Hedge Planting

We provide a full service of hedge planting for major engineering projects for utilities, farmers, and domestic households. A selection of the more common hedge plants which we use are (please click on a picture for a larger version):

Field maple (acer campestre)

Small tree or shrub commonly found in woodlands and hedges. Leaves turn a deep golden red in autumn. Good hedgerow tree. Britain’s only native maple.

Cotoneaster (bullatus)

Large shrub with rich autumn colour and clusters of bright red fruits. Tolerant of almost all soil conditions.

Box (buxus sempervirens)

Traditional evergreen plant with small dark leaves. Thrives on most soils in sun or shade.

Dogwood (cornus sanguinea)

These wide spreading thicket forming shrubs have erect coloured stems. Tolerant of most soils including waterlogging.

Hazel (corylus avellana)

Will thrive on all soils, long yellow catkins in spring, bearing nuts in clusters when mature.

Quickthorn/hawthorn (crataegus monogyna)

Probably the most common hedgerow plant. Fast growing and thrives on all soils. Pink and white blossom with red berries in the autumn. Thorny branches making it good for security.

Leylandii (cupressocyparis leylandii)

Tall, narrow and fast growing. Makes a good screen.

Beech (fagus sylvatica)

Suited to chalky, light well drained fertile soils. A high quality hedge plant.

Copper beech (fagus sylvatica purpurea)

Suited to chalky, light well drained fertile soils. Leaves turn from light red to deep purple, a high quality hedge plant, prefers full sun.

Holly (ilex aquifolium)

Shiny dark green foliage with scarlet berries. Grows on all but wet soils.

Garden privet (ligustrum ovalifolium)

Usually grown as garden hedging, good on most soils. Will tolerate shade.

Crab apple (malus sylvestris)

Attractive in a hedge situation with colourful blossom and small fruits in the autumn.

Laurel (prunus laurocerasus)

Fast growing, bushy evergreen plant. Tolerates shade and damp conditions. Harmful if eaten.

Blackthorn (prunus spinosa)

Common hedgerow plant, early white blossom with sloes in autumn, thorny branches making it good for security.

Rosa rogusa (ramanus rose)

Dense prickly shrub, good for security hedging. Pink or white flowers in summer with large hips in autumn.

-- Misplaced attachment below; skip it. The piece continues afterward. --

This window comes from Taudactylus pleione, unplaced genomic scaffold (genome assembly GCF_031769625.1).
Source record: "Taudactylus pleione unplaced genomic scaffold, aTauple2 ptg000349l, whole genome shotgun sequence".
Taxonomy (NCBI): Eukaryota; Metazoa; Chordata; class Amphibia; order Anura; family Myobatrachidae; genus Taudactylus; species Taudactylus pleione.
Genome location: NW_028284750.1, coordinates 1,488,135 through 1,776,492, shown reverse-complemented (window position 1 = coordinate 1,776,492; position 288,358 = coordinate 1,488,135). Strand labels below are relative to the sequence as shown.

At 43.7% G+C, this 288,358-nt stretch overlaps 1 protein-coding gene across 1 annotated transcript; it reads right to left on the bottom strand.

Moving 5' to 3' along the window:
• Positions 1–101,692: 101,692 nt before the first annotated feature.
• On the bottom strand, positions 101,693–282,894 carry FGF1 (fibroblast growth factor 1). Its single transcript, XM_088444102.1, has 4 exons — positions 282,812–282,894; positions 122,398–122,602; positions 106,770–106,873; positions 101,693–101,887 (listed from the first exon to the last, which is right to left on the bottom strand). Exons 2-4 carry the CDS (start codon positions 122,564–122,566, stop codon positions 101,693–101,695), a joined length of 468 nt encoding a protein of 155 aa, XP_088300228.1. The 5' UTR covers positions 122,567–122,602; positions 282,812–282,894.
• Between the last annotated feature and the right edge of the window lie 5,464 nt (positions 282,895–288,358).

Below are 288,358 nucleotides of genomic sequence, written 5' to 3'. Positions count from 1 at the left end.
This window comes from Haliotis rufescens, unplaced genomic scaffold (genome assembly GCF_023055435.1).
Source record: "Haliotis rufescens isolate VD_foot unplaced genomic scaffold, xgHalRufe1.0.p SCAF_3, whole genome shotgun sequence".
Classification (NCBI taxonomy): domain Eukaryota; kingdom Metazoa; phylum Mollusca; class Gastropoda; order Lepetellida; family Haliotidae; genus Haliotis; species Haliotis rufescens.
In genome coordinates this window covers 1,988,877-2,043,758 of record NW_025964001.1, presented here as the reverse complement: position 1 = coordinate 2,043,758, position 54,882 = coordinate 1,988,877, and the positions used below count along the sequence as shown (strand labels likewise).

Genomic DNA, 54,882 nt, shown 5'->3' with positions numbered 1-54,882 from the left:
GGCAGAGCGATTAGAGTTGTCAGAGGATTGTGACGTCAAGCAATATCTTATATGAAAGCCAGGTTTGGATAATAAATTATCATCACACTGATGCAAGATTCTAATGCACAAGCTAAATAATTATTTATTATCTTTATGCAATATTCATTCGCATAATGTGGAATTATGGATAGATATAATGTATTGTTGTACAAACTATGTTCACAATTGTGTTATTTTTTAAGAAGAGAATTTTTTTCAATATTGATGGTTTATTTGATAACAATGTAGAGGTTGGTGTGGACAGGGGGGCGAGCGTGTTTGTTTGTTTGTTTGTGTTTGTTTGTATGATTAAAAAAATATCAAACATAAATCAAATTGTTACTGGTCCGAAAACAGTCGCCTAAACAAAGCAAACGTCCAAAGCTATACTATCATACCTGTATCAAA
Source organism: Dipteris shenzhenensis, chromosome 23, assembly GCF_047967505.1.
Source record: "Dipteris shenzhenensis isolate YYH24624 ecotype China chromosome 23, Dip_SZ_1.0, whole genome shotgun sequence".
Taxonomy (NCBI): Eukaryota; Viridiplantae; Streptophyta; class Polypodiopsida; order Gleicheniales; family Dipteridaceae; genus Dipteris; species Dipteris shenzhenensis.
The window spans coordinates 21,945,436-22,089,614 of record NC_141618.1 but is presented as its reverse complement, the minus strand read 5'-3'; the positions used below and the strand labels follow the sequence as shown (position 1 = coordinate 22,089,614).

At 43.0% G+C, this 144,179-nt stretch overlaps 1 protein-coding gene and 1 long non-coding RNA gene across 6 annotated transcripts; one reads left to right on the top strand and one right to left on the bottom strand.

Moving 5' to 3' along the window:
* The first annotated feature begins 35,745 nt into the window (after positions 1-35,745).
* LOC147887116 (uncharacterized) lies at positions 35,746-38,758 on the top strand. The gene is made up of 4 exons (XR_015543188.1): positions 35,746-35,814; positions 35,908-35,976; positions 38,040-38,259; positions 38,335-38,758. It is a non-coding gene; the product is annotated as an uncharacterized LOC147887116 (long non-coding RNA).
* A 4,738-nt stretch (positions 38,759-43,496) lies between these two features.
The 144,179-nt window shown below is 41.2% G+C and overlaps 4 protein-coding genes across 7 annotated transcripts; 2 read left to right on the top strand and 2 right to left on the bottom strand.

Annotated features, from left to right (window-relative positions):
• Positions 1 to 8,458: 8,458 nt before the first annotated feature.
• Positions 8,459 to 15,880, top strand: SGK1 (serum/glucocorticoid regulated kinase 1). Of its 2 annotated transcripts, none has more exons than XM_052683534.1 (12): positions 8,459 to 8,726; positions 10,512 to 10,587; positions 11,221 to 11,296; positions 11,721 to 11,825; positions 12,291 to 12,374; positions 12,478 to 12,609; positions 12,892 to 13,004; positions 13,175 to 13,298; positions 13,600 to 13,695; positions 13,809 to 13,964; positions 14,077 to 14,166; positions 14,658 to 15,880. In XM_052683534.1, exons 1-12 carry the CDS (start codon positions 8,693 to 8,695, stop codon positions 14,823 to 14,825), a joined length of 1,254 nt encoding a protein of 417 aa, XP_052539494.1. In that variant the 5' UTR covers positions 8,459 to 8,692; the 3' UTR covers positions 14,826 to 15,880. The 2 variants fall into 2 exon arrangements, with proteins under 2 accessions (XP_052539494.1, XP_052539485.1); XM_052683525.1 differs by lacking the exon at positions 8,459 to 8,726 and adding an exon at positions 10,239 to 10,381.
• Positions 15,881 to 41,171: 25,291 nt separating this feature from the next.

Common buckthorn (rhamnus catharticus)
Spiny branches, small flowers in spring and black berries in autumn. Good on chalk and limestone soils. Harmful if eaten.

Dog rose (rosa canina)

Wild rose, small pink in late spring and red hips in autumn.

Yew (taxus baccata)

Long living and slow growing. Prefers chalk and limestone soils.

Guelder rose (vibernum opulus)

Fragrant white flowers in spring with clusters of red berries in autumn. Prefers damp conditions.


Types of Hedge

Farm hedges

A typical mix for a farm hedge would be:

  • Quickthorn/hawthorn 75%
  • Blackthorn 7%
  • Hazel 7%
  • Field maple 7%
  • Guelder rose 4%

Normally planted at six plants per metre with a 12mm x 90cm cane and a 50mm x 60cm spiral tube.

Garden hedges

  • Cotoneaster
  • Box
  • Quickthorn/hawthorn
  • Leylandii
  • Beech
  • Holly
  • Privet
  • Laurel

Security hedges

  • Quickthorn/hawthorn
  • Leylandii
  • Blackthorn
  • Rosa rogusa

Ornamental hedges

  • Cotoneaster
  • Copper beech
  • Holly
  • Rosa rogusa

Screening hedges

  • Leylandii
  • Holly
  • Laurel
  • Yew


Types of plants

Bare rooted

  • Relatively inexpensive
  • Easy to handle
  • Shorter planting season

Cell grown

  • More expensive
  • Bulky to handle
  • Longer planting season

Please click on a photo to view larger images.

Hedge planting
Newly planted hedge
Newly planted hedge
Two year old hedge
Three year old hedge
Five year old hedge